Darrell Stephens, executive director of the major Cities Chiefs Association at the Division of Public Safety Leadership, has been named to the expert panel chosen by Baltimore City mayor Stephanie Rawlings-Blake to investigate a shooting in January outside of a nightclub that ended with the death of a veteran police officer and a 22-year-old man.
Officials say the independent review board will issue a comprehensive report on the circumstances that led to the agency's first fatal police-on-police shooting in more than 80 years, killing Officer William H. Torbit Jr. and civilian Sean Gamble, and make recommendations to improve policies.
Teresa Chambers, a Division of Public Safety Leadership alumna and current faculty member, was named the head of the U.S. Park Police eight years ago, but was relieved of her job a year later after comments discussing budget shortfalls in her department were published in the Washington Post.
Believing her termination to be unjustified, Chambers and her husband battled for seven years to reverse the decision and was successful, as a court determined that her actions were legal under federal whistle-blower laws.
“I was losing faith in a system that I believed in, in a country that I love,” she said. “I bleed red, white, and blue and to be sitting here today, now, in the one police chief’s position that can both serve the country and serve the profession is such an honor and I’ve got my pride back in everything I believed in growing up and still do.”
Read the full story on ABCNews.com
Doug Ward, Director of the Division of Public Safety Leadership was a guest on Marc Steiner Show January 19, 2011 to discuss police-community relations in the wake of the Select Lounge shootings. He was joined by guests Dr. Marvin "Doc" Cheatham - Former President of the Baltimore Branch of the NAACP and Greg Thompkins, Baltimore City resident, musician and music teacher. To listen to the podcast click here
A recent story about the increased levels in job-related deaths of police officers in 2010 quoted PSL director Doug Ward, who spoke about the fact that many of the deaths were related to traffic incidents rather than other aspects of police work.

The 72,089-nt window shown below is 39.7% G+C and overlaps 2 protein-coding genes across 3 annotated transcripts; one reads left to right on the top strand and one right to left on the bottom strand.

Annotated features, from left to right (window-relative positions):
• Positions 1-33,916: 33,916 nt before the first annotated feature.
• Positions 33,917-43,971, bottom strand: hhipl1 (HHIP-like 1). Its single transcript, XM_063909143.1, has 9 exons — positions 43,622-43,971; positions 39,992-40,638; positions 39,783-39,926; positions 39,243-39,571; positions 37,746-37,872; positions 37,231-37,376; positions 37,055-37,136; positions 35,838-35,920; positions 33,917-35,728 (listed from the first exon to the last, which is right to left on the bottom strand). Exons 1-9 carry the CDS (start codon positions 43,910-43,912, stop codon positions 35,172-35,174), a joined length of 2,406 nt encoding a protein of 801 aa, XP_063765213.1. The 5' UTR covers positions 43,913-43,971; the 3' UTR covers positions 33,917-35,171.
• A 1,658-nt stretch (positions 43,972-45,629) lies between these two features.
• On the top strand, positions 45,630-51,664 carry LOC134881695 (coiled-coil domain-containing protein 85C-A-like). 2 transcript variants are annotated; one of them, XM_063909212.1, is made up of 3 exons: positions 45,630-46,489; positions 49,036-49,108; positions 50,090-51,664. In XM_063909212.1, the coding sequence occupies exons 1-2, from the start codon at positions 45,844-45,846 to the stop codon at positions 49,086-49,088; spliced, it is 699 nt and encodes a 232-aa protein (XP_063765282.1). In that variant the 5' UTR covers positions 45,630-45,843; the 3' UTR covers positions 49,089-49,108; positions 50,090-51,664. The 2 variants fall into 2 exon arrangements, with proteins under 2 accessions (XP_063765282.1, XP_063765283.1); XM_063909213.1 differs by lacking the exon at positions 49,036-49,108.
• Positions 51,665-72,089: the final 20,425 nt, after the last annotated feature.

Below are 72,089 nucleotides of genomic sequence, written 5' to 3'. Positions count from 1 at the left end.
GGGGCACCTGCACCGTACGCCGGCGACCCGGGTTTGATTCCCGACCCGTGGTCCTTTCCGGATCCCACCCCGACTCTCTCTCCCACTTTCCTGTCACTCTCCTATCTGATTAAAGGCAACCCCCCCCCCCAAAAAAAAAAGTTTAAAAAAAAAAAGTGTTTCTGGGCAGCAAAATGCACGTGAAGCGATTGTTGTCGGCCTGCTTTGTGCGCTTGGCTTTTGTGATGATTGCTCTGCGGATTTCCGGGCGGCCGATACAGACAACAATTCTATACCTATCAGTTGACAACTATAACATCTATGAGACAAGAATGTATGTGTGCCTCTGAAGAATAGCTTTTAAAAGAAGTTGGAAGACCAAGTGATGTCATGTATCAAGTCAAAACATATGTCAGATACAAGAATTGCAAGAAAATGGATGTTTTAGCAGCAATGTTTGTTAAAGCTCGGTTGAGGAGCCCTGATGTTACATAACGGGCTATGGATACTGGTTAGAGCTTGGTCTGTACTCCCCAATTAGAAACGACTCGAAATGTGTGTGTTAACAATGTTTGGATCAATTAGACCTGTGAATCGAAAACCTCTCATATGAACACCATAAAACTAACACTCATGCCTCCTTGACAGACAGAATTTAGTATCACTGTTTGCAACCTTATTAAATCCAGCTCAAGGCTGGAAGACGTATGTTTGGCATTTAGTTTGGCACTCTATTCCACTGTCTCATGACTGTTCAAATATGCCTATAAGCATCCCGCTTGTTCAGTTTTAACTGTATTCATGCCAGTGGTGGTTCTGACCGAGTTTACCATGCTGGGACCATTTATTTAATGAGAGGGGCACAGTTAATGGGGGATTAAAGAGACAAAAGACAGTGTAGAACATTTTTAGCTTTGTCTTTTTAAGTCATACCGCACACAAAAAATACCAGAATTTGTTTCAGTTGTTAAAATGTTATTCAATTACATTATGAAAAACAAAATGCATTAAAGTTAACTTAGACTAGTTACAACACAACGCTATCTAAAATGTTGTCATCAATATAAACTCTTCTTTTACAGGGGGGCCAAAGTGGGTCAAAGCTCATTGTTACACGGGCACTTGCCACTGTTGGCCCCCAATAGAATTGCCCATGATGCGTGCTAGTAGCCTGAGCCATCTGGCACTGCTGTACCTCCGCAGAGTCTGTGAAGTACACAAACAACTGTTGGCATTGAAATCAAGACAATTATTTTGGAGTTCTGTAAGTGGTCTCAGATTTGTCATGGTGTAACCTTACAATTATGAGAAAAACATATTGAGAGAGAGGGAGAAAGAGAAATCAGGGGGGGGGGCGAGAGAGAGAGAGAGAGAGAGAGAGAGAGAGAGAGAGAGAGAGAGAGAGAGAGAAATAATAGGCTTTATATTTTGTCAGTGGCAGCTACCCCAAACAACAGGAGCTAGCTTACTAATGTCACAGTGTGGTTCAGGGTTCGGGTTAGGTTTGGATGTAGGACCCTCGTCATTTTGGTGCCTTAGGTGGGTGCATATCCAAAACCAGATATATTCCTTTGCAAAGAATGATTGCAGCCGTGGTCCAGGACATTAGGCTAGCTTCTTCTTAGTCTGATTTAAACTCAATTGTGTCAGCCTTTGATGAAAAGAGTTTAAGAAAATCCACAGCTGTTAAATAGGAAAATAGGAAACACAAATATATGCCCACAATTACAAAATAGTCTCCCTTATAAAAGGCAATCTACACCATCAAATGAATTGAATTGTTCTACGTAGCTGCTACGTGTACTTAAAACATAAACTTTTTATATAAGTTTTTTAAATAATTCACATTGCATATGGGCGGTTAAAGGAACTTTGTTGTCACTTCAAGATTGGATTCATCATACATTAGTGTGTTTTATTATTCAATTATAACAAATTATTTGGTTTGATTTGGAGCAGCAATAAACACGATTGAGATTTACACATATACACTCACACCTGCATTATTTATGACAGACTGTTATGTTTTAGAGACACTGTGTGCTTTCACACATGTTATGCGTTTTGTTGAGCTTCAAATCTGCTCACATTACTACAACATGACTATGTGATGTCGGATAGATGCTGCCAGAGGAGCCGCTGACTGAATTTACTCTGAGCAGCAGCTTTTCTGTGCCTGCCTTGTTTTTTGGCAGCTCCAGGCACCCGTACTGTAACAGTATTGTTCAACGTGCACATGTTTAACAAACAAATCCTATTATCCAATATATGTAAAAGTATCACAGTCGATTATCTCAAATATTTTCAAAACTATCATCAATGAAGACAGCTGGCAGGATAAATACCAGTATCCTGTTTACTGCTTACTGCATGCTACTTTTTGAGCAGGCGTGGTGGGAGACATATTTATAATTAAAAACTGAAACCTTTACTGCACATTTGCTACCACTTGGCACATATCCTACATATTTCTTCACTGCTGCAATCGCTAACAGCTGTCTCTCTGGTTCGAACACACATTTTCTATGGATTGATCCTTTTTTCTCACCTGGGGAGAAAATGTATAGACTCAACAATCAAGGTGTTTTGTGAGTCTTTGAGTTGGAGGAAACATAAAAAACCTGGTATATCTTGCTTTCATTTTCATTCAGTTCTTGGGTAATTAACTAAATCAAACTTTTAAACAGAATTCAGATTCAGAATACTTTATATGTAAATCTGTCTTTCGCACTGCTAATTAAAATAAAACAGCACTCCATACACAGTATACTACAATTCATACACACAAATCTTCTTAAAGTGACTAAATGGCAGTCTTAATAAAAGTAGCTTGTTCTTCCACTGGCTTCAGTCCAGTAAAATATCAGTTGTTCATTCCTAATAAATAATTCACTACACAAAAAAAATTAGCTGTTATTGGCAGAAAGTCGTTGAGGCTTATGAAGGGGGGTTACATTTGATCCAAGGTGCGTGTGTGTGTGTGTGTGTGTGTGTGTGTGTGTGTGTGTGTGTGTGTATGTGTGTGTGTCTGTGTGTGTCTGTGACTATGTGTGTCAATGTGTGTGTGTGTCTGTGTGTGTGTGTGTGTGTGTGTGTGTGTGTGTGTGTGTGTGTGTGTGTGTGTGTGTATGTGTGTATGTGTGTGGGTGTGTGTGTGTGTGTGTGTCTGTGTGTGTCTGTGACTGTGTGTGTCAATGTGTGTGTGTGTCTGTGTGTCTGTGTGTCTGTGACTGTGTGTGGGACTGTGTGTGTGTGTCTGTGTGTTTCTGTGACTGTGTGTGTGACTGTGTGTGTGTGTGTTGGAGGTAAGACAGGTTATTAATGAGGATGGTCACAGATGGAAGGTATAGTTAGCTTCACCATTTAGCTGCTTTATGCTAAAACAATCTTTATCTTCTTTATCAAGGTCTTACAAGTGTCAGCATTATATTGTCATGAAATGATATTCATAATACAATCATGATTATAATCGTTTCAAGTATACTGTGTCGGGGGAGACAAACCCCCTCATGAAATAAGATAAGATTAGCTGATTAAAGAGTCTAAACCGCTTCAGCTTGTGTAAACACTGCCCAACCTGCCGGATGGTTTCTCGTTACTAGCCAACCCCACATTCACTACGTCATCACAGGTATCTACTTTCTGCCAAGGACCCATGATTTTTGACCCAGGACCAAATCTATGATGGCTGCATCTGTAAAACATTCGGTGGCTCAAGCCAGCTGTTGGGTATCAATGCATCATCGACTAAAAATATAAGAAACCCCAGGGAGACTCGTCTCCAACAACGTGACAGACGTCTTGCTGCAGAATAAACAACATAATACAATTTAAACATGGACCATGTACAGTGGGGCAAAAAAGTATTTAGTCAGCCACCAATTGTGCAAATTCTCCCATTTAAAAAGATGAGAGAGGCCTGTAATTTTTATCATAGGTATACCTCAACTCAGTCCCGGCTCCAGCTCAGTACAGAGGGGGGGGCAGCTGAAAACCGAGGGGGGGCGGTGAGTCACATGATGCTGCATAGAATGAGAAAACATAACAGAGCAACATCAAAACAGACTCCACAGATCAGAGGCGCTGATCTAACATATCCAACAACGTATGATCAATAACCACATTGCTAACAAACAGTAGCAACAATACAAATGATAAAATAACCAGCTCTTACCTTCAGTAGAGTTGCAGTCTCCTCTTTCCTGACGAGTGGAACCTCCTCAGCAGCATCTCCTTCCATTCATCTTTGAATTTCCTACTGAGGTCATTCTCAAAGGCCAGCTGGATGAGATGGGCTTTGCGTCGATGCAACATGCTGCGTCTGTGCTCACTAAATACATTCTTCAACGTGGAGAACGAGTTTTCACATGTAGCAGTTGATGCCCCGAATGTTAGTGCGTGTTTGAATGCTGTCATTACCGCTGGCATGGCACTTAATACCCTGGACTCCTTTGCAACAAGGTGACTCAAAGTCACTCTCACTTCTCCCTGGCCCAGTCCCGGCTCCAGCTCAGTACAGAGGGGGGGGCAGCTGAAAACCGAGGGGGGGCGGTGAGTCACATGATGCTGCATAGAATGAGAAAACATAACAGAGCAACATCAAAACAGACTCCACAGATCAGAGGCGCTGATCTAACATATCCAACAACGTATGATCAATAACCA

Doug Ward, director of the division of public safety leadership at the Johns Hopkins University School of Education, called the 2010 increase "troubling" but found no obvious explanation.
"Until you look at each one of these cases, it's hard to know the why," he said.
Ward, a 27-year veteran of the Maryland State Police, said it should be no surprise that traffic fatalities exceeded the deaths by firearms. Gun incidents are relatively rare, he said, and some officers never encounter a shooting incident. Meanwhile, virtually every officer is exposed to potential traffic injuries.
"They're just out there more, and there's more of them out there, so just statistically it's bound to happen," he said.
Division of Public Safety Leadership director Doug Ward was quoted in a recent article from the Baltimore Sun about the recent arrest in Catonsville of a man who plotted to blow up a military recruitment center.
The article discusses the police tactic of targeting people they believe to have 'jihadic' tendencies, then working with them to plan their violent attack, only to arrest them prior to carrying it out. Critics call the tactic 'entrapment', but Ward - a 27-year member of Maryland's State Police prior to working at the University, disagrees.
"If your intent is to do harm, does it really matter how you want to do it?" said Doug Ward, the director of the division of public safety leadership at the Johns Hopkins University School of Education.
Police could make arrests based on threats, but Ward, a retired 27-year veteran of the Maryland State Police, said it's much better to catch someone with his finger on the trigger — even on the trigger of a bomb that authorities know won't go off.
"They are making a better case while still preventing the act," he said. "If somebody says he intends to blow up a building, was that true or just somebody mouthing off? The more you have, the easier it is for a jury to determine true intent. … Is it just words or is it words and deeds?"
i2 Board Member Recognized with Women of Influence Award
McLEAN, Va., -- Nov. 16, 2010 -- The Executive Women’s Forum (EWF) honored i2 Board Member Dr. Kathleen Kiernan, a former official with the Bureau of Alcohol, Tobacco, Firearms and Explosives (ATF), with a Women of Influence Award. EWF is a community of the most influential female executives within the Information Security, Privacy and Risk Management industries globally.
The awards, which were co-presented by Alta Associates and CSO Magazine in Scottsdale, Ariz., last month, recognized women in four categories: the public sector, academia, a private solutions provider from the security industry and a corporate practitioner, as well as a "One to Watch" award to a future leader in the security field. The winners were nominated by peers in the security community. Dr. Kiernan was presented with the public sector award.
“Kathleen’s selfless commitment to public service is beyond measure,” said Joyce Brocaglia, CEO of Alta Associates and Founder of the EWF.
“From logging miles to raise awareness of breast cancer research to teaching the next generation of leaders and serving vital roles in national and homeland security, she epitomizes the values of EWF.